Consumer protection in our digital age is becoming an ever more complex challenge, with technology constantly evolving and always “newer” new media emerging at lightning speeds. In recent years, online behavioral advertising has taken center stage as one of today’s most hotly-debated marketing practices. There seems to be a consensus amongst regulators that the industry, through self-regulation, should take on the challenge of establishing a transparent opt-out program for addressing privacy concerns and allowing consumers to choose not to have their data collected for future targeted ads.  However, the water gets more murky when it comes to online and mobile advertising to children.  Advertising to children is laden with issues and I’ve talked here on Madison Ave Insights about how the FTC and other regulators have taken a particular interest in children’s privacy and data security.

This year’s Children’s Advertising Review Unit (CARU) Annual Conference will discuss a number of critical issues in children’s advertising, including apps, social media, and location and other data security.  With more children online (even at school) in today’s age, how do we as advertisers ensure we are keeping kids safe?

The Way I See It

  • I see more challenges arising with new digital, mobile, and social media to address privacy and data security concerns through self-regulation, especially when it comes to children.  With new technologies emerging, the advertising industry is forced to adopt new standards to meet the issues for regulators and consumers.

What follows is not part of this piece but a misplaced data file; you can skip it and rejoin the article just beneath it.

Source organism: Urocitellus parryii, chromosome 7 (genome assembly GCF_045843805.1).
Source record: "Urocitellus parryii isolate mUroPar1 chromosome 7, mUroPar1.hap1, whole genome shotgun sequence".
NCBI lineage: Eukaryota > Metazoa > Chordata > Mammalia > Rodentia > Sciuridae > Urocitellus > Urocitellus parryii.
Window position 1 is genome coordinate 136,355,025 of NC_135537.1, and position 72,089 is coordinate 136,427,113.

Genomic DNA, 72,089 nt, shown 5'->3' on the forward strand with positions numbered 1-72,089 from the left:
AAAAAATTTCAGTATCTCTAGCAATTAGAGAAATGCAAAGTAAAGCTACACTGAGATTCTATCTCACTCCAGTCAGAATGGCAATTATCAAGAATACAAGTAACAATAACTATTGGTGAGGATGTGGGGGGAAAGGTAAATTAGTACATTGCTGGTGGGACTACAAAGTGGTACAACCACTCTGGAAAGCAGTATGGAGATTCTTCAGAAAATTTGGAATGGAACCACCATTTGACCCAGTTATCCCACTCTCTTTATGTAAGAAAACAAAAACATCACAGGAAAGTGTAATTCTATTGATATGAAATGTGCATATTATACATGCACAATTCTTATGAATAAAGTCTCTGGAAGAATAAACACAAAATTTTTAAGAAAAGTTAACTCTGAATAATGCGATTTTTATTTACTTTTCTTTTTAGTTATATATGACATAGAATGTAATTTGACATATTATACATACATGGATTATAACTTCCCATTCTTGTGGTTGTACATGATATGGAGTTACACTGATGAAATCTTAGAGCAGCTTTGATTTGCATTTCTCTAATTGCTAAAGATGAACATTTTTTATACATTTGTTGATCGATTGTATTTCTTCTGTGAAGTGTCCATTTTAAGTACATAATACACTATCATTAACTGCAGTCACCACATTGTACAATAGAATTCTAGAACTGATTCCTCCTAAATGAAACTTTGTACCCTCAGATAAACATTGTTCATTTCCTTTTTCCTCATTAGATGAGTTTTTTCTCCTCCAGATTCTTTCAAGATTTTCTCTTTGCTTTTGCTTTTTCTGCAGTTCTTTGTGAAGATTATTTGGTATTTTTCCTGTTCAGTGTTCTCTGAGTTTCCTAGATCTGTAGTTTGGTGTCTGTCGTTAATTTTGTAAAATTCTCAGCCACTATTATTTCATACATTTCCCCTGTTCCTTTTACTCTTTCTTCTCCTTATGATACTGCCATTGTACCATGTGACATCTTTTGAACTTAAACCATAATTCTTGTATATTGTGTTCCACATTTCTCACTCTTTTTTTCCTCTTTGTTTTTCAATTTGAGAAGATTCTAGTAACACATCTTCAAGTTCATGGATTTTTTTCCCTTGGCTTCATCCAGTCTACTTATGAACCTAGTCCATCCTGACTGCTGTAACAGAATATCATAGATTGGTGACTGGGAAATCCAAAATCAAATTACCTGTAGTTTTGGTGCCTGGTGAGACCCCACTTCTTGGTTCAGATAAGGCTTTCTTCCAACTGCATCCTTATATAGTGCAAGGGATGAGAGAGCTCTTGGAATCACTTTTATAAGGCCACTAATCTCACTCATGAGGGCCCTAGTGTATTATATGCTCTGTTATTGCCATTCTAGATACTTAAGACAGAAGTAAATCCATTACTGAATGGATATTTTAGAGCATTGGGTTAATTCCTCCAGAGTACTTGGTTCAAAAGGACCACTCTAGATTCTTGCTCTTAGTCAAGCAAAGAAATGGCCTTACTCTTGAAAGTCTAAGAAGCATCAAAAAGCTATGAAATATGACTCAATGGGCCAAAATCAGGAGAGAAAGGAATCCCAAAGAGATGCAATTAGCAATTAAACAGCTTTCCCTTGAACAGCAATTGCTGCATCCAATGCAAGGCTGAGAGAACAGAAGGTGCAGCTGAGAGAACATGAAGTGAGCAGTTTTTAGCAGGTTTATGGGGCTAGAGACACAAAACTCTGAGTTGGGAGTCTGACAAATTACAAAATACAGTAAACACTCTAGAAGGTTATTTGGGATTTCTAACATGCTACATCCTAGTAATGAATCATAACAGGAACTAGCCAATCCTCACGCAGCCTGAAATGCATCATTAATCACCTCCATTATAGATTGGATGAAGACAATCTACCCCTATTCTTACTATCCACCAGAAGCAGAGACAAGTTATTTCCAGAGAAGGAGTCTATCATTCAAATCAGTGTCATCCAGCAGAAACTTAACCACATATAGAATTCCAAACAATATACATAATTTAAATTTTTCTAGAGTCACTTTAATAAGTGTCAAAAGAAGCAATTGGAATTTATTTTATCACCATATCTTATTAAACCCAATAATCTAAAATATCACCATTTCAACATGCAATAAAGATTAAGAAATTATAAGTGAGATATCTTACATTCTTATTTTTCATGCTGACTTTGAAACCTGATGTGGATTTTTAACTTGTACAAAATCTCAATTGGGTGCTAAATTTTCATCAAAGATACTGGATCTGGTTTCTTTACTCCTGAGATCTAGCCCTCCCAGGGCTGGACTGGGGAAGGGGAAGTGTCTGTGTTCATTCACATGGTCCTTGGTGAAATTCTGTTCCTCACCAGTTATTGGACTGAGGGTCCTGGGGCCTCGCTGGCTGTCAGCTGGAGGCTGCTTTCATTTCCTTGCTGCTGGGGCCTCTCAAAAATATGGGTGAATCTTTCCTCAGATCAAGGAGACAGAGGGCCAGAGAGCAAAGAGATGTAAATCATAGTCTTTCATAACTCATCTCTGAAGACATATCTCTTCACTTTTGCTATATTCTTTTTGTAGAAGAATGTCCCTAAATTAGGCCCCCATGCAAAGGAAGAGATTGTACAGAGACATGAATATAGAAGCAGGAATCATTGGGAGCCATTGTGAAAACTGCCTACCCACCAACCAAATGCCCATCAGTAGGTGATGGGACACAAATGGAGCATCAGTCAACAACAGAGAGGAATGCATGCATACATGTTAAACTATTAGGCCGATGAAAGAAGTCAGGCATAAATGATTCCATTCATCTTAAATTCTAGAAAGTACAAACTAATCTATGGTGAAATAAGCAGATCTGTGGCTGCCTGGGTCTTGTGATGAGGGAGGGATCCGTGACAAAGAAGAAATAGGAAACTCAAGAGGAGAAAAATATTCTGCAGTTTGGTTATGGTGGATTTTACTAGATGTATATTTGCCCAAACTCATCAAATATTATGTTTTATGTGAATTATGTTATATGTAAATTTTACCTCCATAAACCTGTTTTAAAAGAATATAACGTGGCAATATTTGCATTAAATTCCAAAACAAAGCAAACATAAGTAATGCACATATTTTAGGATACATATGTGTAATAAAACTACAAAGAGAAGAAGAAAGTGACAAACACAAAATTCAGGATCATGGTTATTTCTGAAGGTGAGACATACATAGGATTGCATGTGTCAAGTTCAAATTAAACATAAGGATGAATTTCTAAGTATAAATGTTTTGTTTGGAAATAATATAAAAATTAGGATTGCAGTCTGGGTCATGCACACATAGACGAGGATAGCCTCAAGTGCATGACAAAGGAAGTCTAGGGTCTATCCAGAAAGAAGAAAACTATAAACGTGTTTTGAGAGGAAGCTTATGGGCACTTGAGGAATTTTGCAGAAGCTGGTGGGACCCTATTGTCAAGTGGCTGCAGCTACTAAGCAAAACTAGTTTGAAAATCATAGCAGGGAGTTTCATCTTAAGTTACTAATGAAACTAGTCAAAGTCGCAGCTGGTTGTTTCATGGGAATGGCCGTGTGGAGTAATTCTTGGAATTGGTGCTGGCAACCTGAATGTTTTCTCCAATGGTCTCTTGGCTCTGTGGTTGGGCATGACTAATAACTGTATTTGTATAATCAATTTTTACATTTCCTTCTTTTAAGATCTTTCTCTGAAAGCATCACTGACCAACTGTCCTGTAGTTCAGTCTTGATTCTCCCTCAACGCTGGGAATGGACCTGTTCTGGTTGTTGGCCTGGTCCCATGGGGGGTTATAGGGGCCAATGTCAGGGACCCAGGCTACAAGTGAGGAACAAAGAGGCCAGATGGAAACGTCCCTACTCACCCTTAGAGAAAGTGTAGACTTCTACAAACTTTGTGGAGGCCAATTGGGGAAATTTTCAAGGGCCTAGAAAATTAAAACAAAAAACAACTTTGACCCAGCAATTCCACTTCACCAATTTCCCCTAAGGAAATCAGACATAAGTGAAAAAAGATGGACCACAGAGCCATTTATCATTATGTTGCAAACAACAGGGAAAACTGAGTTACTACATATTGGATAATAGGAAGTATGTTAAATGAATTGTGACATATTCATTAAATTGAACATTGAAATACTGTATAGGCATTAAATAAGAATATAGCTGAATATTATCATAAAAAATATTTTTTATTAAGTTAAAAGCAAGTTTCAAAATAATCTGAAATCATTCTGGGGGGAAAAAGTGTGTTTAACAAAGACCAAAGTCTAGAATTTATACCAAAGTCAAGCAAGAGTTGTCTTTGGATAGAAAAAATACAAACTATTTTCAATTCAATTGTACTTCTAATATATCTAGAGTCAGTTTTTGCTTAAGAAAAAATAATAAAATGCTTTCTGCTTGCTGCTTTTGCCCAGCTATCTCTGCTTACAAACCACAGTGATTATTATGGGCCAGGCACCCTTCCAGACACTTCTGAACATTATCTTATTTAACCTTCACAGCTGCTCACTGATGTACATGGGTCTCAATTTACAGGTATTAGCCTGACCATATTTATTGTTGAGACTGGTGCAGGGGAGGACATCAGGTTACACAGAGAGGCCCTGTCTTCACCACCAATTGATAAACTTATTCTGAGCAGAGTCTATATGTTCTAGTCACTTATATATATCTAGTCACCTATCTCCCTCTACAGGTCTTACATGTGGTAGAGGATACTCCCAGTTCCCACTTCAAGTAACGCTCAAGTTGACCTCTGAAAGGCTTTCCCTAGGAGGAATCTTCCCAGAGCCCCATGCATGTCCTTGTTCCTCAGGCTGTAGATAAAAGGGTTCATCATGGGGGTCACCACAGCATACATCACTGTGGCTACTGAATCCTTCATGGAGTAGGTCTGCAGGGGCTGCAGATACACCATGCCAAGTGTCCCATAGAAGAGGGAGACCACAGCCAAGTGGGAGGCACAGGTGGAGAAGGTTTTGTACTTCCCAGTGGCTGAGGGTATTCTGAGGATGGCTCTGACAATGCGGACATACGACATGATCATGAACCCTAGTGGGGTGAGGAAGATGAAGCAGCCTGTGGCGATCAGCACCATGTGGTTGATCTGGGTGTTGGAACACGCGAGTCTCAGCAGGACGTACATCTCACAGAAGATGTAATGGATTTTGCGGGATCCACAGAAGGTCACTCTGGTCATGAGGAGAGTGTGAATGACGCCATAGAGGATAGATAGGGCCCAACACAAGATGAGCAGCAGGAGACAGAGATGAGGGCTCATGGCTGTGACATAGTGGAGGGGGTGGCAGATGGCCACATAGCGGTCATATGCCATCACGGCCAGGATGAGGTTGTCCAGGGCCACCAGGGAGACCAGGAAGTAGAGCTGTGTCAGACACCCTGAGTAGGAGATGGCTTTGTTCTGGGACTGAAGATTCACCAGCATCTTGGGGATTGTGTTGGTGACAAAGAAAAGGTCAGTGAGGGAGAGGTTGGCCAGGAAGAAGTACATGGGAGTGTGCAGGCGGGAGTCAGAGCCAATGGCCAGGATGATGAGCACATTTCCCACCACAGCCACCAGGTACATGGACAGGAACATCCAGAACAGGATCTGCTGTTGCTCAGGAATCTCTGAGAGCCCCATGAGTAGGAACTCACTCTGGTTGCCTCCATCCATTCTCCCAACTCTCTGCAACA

• A lot of progress has been made in recent years to address privacy and data security challenges raised by new technology and social media, including the CBBB’s self-regulatory guidelines that implemented the Ad Choices program to allow consumers to opt out of targeted online advertising.
  • I see an increasing commitment from the advertising industry to self-regulate when it comes to children’s issues, as well as new online and mobile platforms, which is a strong signal that the industry will meet calls from regulators to enforce privacy and data issues.

The Way The Industry Sees It

I sat down with Genie Barton, Vice President and Director, Online Interest-Based Advertising Accountability Program and Mobile Marketing Initiatives at the Council of Better Business Bureaus (CBBB), to discuss the effectiveness and challenges of online behavioral advertising (OBA), especially for children.


Online behavioral advertising (OBA) has been under the microscope in recent years with regulators and consumers.  How have you worked to address these issues and what do you expect to improve with OBA moving forward?

Regulators and privacy advocacy groups have varying degrees of concern about the collection and use of data to provide consumers with advertising that is based on their previous browsing activities across websites and time.  In addition, some consumers also have concerns, but there is a high degree of debate regarding consumer preferences. Some studies show significant concern, while others show that in real life scenarios, consumers prefer ads that are relevant over ads that are random.  But what I think we can all agree on is that the two largest areas of concern for regulators, privacy advocates and consumers stem from the largely “invisible” nature of online interest-based advertising.  The industry responded to those concerns, as expressed by the Federal Trade Commission in a staff report providing guidance on how to implement self-regulatory principles governing OBA, by creating consensus principles that provide the transparency and control that were missing.  I like to say that the DAA Principles took the mystery and potential “creepiness” out of interest-based advertising by providing real-time notice and a direct link to an easy-to-use opt-out. These innovations—the sideways blue triangle known as the AdChoices Option Icon, which appears in all interest-based ads, and takes the consumer to an explanation of OBA and a link to a choice mechanism—shine a light for consumers on interest-based ads.

How do you navigate the complexity of and constant changes in online and mobile advertising?  Any tips for advertisers?